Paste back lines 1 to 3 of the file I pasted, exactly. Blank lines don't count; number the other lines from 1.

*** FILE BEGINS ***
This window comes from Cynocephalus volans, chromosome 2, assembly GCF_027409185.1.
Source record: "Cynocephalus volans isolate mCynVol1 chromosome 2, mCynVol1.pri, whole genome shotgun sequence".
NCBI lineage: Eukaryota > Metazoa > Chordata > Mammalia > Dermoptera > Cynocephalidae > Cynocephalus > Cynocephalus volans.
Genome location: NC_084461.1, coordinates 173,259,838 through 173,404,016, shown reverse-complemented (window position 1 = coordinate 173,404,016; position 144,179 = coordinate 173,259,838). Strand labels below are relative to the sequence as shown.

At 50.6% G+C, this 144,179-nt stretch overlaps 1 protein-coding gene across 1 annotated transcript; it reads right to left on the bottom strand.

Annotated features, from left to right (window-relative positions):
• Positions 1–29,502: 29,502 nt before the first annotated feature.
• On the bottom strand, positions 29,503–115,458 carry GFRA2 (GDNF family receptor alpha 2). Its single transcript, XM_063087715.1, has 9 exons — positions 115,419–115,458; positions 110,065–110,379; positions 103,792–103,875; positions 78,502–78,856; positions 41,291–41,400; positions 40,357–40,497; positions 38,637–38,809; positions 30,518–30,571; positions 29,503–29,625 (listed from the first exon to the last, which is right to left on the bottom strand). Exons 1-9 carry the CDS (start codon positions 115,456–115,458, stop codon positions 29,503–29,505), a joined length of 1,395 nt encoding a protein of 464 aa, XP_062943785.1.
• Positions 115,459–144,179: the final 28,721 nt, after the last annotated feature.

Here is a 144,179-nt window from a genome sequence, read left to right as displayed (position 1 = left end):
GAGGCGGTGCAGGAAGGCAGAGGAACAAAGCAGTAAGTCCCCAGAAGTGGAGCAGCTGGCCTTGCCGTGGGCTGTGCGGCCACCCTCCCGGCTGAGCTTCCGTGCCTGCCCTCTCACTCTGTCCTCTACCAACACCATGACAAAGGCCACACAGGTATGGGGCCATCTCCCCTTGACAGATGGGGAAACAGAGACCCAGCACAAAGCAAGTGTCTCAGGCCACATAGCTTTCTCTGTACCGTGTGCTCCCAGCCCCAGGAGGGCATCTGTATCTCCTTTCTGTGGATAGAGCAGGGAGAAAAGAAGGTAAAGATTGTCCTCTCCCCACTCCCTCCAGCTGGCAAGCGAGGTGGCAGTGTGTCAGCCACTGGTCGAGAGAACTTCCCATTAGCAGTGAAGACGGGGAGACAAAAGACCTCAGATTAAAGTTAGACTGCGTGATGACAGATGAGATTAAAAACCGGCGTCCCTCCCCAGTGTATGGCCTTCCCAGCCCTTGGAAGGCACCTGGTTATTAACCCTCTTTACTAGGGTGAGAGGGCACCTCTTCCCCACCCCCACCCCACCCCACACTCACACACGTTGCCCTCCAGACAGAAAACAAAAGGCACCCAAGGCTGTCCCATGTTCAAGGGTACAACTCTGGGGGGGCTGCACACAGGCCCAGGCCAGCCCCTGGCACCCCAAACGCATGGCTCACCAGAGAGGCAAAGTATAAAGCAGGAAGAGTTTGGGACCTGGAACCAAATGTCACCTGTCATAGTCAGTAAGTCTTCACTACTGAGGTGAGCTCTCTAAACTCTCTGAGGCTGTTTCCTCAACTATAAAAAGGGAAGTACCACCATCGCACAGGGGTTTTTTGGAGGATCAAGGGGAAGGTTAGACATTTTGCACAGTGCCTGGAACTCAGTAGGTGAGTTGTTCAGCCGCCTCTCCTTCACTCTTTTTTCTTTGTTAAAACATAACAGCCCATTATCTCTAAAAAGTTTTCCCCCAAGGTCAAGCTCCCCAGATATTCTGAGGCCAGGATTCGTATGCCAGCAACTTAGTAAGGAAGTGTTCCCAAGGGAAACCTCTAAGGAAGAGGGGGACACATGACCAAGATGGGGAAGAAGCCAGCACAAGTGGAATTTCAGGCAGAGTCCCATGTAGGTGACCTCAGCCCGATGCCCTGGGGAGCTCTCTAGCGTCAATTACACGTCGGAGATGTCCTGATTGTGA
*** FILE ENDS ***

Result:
This window comes from Cynocephalus volans, chromosome 2, assembly GCF_027409185.1.
Source record: "Cynocephalus volans isolate mCynVol1 chromosome 2, mCynVol1.pri, whole genome shotgun sequence".
NCBI lineage: Eukaryota > Metazoa > Chordata > Mammalia > Dermoptera > Cynocephalidae > Cynocephalus > Cynocephalus volans.